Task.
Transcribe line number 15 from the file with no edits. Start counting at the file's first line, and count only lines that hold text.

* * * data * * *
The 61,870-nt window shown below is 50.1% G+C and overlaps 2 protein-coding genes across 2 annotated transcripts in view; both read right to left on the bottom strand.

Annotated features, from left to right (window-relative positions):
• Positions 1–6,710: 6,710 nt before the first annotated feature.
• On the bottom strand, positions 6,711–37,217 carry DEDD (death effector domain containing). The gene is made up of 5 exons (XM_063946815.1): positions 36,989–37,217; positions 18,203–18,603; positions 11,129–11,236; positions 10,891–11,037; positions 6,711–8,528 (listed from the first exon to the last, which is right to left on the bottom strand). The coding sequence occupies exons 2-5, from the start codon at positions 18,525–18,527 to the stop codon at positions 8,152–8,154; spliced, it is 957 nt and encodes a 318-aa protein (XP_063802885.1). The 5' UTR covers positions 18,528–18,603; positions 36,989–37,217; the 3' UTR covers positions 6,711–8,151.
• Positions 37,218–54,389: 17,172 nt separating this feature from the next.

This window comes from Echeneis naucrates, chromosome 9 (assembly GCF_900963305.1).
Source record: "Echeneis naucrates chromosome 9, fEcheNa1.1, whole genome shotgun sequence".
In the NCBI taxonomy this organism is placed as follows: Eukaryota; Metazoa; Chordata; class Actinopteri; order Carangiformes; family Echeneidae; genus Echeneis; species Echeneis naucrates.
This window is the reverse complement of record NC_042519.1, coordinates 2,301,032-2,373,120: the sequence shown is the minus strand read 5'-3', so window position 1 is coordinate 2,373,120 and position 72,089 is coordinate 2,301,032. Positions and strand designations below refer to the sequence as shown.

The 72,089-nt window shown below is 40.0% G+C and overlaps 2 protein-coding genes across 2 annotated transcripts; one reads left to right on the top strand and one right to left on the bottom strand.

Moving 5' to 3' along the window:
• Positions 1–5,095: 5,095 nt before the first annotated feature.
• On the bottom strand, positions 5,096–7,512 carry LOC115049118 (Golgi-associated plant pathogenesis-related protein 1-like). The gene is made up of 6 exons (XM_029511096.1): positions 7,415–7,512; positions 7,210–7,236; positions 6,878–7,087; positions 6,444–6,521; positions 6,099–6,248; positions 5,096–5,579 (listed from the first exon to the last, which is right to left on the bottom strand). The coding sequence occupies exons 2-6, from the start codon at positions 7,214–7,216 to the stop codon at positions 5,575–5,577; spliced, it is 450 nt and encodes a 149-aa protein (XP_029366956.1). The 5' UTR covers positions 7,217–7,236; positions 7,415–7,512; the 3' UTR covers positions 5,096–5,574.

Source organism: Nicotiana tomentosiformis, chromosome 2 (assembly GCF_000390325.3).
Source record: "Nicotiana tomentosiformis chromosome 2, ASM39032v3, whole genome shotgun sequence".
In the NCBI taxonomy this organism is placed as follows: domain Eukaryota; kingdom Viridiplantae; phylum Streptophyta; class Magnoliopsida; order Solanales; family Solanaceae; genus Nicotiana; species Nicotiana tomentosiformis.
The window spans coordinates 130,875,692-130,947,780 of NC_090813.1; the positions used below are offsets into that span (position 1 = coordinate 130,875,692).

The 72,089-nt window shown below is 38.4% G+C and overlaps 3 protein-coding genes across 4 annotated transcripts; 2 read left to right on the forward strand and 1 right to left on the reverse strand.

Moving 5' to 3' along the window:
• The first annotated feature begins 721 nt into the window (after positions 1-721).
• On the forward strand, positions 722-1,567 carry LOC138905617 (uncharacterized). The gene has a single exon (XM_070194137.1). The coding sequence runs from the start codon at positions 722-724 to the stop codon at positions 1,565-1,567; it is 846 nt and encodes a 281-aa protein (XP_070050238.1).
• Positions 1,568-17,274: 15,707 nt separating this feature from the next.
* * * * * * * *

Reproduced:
Source record: "Nicotiana tomentosiformis chromosome 2, ASM39032v3, whole genome shotgun sequence".